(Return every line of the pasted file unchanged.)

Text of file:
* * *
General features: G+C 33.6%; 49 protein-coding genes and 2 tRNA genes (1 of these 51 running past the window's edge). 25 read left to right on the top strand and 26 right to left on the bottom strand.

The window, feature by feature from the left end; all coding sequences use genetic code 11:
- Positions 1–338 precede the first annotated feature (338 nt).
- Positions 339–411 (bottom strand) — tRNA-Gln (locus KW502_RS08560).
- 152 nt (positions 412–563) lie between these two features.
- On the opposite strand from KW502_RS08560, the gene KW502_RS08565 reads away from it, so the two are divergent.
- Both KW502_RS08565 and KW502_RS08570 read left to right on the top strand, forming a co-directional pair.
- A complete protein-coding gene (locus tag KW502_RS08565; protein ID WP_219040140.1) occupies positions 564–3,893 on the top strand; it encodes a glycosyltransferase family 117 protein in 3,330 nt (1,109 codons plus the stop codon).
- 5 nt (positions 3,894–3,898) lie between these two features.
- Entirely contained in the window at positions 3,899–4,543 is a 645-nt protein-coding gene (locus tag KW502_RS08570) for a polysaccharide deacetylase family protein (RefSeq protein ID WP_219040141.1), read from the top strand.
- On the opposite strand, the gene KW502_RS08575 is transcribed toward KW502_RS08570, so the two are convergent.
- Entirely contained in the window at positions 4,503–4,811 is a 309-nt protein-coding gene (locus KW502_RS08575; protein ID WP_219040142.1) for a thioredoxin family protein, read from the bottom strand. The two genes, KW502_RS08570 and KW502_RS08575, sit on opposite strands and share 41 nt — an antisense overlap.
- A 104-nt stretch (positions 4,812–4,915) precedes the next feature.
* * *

General features: G+C 33.6%; 49 protein-coding genes and 2 tRNA genes (1 of these 51 running past the window's edge). 25 read left to right on the top strand and 26 right to left on the bottom strand.

The window, feature by feature from the left end; all coding sequences use genetic code 11:
- Positions 1–338 precede the first annotated feature (338 nt).
- Positions 339–411 (bottom strand) — tRNA-Gln (locus KW502_RS08560).
- 152 nt (positions 412–563) lie between these two features.
- On the opposite strand from KW502_RS08560, the gene KW502_RS08565 reads away from it, so the two are divergent.
- Both KW502_RS08565 and KW502_RS08570 read left to right on the top strand, forming a co-directional pair.
- A complete protein-coding gene (locus tag KW502_RS08565; protein ID WP_219040140.1) occupies positions 564–3,893 on the top strand; it encodes a glycosyltransferase family 117 protein in 3,330 nt (1,109 codons plus the stop codon).
- 5 nt (positions 3,894–3,898) lie between these two features.
- Entirely contained in the window at positions 3,899–4,543 is a 645-nt protein-coding gene (locus tag KW502_RS08570) for a polysaccharide deacetylase family protein (RefSeq protein ID WP_219040141.1), read from the top strand.
- On the opposite strand, the gene KW502_RS08575 is transcribed toward KW502_RS08570, so the two are convergent.
- Entirely contained in the window at positions 4,503–4,811 is a 309-nt protein-coding gene (locus KW502_RS08575; protein ID WP_219040142.1) for a thioredoxin family protein, read from the bottom strand. The two genes, KW502_RS08570 and KW502_RS08575, sit on opposite strands and share 41 nt — an antisense overlap.
- A 104-nt stretch (positions 4,812–4,915) precedes the next feature.